Places You Have To Visit On Your First Trip To London


It might be the capital of England, but London is one of the best examples of diversity and multiculturalism in the UK, if not in Europe. The city’s many attractions, boroughs and districts all blend into a colourful collage of different experiences. It’s no wonder, then, that first time guests of the Montcalm London City Hotel might finish their trip feeling drained and exhausted!

So if it's your first time in London, what activities, areas and events should you tick off to get an introductory sense of what the English capital is all about? This blog will outline some of those key activities that everyone from day trippers to guests of 5 star hotels in London should lock down in their diaries. Whilst you might not get through all of them in one trip, even just one will offer a sense of the city’s true culture, history and character.

Sightseeing Musts 

London’s long history has meant that it’s amassed a great many tourist attractions. Below are just some of the most prominent and historic that if you don’t get a chance to explore the interiors of, should at least have your hat tipped off to. 

Buckingham Palace 

Unfortunately, the official home of the Royal Family is only open to visitors during the summer months. This doesn't mean that winter guests of London hotel special offers can’t get a sense of this Georgian townhouse’s majesty. Throughout the day, visitors flock to the gilded gates of Buckingham Palace and watch the royal guards on duty. If you wait around long enough, you might even get a glimpse of a royal family member leaving or entering the palace!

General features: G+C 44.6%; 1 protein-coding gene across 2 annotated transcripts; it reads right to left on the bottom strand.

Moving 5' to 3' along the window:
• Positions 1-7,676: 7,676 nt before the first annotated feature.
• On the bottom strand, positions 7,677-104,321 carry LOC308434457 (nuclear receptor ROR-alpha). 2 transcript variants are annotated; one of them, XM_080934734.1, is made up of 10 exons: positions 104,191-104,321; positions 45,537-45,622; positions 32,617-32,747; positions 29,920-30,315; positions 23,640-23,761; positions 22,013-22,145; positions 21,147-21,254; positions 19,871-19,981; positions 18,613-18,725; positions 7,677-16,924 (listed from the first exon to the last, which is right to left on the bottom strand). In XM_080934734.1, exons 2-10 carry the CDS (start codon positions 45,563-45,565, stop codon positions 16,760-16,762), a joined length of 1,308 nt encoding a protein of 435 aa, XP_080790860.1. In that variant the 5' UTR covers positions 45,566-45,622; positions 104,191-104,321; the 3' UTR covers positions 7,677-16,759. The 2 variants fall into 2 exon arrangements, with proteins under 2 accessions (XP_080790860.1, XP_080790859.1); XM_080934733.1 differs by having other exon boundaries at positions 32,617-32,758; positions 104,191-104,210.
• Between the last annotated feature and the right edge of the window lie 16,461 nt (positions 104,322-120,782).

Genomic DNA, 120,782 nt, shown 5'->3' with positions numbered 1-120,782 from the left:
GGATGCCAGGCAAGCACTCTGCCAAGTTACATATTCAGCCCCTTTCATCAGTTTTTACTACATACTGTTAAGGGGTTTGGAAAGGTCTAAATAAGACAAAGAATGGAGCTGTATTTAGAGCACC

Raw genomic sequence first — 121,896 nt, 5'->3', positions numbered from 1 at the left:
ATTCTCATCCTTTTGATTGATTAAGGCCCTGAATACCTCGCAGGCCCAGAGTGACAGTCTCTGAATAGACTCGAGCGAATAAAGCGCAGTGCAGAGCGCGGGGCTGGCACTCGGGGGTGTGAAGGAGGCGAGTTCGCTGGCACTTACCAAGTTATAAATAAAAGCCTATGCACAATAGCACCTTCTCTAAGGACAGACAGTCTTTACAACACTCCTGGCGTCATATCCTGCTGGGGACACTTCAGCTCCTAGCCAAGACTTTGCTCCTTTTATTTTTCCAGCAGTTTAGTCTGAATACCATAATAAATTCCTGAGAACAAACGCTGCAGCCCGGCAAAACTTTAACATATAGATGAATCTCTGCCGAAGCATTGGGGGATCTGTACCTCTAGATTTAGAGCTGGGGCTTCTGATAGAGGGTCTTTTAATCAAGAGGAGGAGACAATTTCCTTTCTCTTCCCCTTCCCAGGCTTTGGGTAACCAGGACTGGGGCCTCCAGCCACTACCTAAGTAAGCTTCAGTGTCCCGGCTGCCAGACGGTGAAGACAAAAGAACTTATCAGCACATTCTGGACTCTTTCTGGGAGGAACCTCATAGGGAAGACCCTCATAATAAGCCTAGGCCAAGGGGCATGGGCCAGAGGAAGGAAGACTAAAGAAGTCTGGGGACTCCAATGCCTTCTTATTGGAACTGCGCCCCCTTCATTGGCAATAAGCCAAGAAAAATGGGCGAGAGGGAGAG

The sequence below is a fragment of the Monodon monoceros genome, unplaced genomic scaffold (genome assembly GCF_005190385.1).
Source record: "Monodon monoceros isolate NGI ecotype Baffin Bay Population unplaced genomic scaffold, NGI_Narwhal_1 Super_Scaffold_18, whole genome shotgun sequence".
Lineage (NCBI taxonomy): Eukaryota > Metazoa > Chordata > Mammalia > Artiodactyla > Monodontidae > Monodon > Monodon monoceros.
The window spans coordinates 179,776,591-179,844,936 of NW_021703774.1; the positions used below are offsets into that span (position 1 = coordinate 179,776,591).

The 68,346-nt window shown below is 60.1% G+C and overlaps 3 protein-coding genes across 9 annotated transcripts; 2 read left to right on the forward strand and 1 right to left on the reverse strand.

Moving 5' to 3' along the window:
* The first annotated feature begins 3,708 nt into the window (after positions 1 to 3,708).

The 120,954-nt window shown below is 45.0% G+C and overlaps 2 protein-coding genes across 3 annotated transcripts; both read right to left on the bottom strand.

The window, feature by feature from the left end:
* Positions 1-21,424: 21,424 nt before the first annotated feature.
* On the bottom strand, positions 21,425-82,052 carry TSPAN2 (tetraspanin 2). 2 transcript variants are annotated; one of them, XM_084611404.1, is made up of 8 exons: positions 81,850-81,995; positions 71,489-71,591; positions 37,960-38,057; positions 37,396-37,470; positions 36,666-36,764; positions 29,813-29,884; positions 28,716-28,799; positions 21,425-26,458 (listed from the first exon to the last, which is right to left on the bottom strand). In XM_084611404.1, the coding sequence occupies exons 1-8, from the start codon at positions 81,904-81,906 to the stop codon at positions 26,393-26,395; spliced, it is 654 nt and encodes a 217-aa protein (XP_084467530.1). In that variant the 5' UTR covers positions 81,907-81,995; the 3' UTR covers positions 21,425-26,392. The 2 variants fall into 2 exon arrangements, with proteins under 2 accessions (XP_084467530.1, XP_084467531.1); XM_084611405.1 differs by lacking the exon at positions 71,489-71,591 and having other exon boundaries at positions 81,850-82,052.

Elizabeth Tower And The Houses Of Parliament 

Originally known as Big Ben, the neo-Gothic architecture of Westminster’s Thameside clocktower is possibly one of the most iconic symbols of London on this list. Chiming on the hour every hour, Elizabeth Tower was built in 1859 and stretches 96 metres above the London cityscape. 

Trafalgar Square 

Trafalgar Square is located close to Charing Cross Station and is quite literally the heart of London. The square, bordered by the National Gallery and National Portrait Gallery (both free of admission to visit), is home to the bronze cast lion guarded Nelson’s Column. This 51.6 metre column was built in the 1840s and symbolises the defeat of Napoleon at the Battle of Trafalgar (from where the square gets its name) in 1805. 

Oxford Street 

One of the motivations for many London tourists is shopping, and it doesn’t get any more legendary than Oxford Street. As Europe’s busiest shopping street, Oxford Street is teeming with flagship brand stores such as Nike and H&M, and is also home to some of the city’s most famous department stores. These include John Lewis and Selfridges, both important parts of England’s consumer heritage. Even if you’re not visiting to shop, the mile-long street is especially magical to see during the winter period, when festive lights sparkle overhead.